LETTER to Janet Brown and Russell Guy


Janet and Russell, you have both articulated with passion your diametrically opposed views about the degree to which the state should regulate our private lives.
Case in point elsewhere: To combat obesity, the mayor of New York proposed the ban of Coca-Cola and other “sodas” in containers bigger than 16 ounces.
Case in point here: The local lobby against alcohol abuse wants a floor price for grog and re-introduction of the banned drinkers’ register.
With your sustained interest in the issues you both have attracted supporters, in Alice Springs and elsewhere, to your respective views about paternalism, the nanny state and the privilege of people making their own decisions.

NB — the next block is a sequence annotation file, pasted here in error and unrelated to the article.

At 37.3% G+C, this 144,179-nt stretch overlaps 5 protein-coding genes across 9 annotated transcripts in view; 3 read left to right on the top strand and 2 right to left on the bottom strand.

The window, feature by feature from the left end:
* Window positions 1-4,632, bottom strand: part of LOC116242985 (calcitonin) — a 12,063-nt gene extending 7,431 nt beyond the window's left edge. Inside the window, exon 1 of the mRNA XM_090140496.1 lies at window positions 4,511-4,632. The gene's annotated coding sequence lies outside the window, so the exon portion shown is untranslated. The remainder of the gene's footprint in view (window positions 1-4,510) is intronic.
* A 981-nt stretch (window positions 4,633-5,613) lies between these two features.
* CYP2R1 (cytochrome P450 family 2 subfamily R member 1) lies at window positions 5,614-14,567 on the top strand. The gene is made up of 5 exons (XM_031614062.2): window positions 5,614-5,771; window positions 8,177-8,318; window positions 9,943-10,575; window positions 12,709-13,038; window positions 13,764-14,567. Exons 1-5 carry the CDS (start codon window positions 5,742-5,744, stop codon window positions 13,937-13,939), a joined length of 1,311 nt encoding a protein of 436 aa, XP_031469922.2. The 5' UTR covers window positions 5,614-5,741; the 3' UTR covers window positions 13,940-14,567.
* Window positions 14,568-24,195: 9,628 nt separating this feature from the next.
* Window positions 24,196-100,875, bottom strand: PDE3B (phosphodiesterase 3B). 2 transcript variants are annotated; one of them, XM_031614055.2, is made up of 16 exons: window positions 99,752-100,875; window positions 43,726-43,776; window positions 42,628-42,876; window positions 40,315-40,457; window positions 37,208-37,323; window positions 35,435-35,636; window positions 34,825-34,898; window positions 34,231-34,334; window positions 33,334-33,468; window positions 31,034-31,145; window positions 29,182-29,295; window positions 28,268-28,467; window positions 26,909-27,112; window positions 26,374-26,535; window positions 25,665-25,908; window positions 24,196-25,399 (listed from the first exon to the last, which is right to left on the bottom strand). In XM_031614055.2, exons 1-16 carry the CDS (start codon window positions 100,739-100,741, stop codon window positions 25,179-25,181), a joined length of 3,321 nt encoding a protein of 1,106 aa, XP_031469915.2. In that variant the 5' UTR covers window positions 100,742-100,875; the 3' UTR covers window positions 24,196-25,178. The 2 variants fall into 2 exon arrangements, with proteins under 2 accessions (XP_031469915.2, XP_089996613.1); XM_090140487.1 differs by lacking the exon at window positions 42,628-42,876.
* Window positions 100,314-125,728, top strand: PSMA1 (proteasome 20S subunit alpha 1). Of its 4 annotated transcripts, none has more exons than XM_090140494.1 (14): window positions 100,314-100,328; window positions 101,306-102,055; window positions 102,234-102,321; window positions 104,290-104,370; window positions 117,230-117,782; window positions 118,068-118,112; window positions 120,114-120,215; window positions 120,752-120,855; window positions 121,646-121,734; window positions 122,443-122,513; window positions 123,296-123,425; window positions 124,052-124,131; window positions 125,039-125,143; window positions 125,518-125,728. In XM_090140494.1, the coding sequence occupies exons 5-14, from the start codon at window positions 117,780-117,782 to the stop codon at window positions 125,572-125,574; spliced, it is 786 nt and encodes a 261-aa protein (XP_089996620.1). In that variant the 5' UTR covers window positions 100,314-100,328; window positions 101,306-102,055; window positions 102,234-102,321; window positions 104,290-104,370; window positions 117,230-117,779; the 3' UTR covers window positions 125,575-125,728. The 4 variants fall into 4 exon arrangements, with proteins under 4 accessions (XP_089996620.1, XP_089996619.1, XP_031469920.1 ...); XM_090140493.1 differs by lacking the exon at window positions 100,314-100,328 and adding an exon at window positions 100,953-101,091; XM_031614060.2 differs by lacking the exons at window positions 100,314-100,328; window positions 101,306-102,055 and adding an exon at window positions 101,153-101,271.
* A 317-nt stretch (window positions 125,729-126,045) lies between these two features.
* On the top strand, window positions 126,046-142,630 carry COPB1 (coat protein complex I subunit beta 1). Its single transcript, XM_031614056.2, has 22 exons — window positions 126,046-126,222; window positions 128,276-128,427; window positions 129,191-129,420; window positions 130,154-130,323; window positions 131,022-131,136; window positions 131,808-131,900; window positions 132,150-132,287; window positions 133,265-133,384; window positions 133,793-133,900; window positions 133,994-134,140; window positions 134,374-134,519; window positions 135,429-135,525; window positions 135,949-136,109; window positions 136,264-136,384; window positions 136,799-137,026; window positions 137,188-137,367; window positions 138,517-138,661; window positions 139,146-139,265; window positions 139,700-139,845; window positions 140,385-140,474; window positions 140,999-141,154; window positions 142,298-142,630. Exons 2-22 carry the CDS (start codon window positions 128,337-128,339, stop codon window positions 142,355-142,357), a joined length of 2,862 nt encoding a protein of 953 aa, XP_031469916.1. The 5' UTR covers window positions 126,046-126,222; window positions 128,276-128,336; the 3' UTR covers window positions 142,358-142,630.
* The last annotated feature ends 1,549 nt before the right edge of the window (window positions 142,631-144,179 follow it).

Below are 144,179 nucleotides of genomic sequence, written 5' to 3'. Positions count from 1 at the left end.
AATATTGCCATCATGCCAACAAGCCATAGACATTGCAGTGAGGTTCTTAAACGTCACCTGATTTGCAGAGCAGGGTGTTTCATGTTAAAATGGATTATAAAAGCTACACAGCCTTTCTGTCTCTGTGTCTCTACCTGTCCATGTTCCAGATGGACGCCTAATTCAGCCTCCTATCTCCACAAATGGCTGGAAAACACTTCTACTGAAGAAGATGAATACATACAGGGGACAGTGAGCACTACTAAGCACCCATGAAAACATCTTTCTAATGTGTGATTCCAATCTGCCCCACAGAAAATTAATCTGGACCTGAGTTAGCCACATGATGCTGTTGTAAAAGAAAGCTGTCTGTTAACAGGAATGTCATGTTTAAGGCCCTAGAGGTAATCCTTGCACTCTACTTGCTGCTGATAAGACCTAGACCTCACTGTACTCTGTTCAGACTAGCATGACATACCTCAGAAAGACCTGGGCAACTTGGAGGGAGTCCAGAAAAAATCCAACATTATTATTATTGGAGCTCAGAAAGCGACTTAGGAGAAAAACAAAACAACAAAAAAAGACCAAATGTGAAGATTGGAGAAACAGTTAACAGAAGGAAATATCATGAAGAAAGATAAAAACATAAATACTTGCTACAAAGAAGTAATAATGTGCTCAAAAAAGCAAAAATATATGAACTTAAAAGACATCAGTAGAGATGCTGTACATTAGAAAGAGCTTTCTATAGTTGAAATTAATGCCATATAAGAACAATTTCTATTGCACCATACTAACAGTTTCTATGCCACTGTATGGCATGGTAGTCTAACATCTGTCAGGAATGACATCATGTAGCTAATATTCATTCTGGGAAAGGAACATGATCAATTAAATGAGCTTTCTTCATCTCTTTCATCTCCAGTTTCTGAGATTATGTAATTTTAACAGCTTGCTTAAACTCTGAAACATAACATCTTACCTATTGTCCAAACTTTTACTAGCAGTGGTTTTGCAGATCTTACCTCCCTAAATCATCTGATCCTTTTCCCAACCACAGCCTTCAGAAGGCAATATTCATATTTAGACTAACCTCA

This has resulted in a sometimes heated, mostly interesting and always revealing debate in the readers’ comment section of this website. Thank you!
I have found in the current New York Review of Books a concept which may provide a compromise between your positions while not requiring either of you to lose face: It’s called “nudging”.
I recommend to you the review, by Cass R Sunstein, of Against Autonomy: Justifying Coercive Paternalism, by Sarah Conly. This, in a nutshell, is what Conly argues.
She quotes neocon hero John Stuart Mill: “As a general rule, government cannot legitimately coerce people if its only goal is to protect people from themselves.
“Mill contended that the only purpose for which power can be rightfully exercised over any member of a civilized community, against his will, is to prevent harm to others.”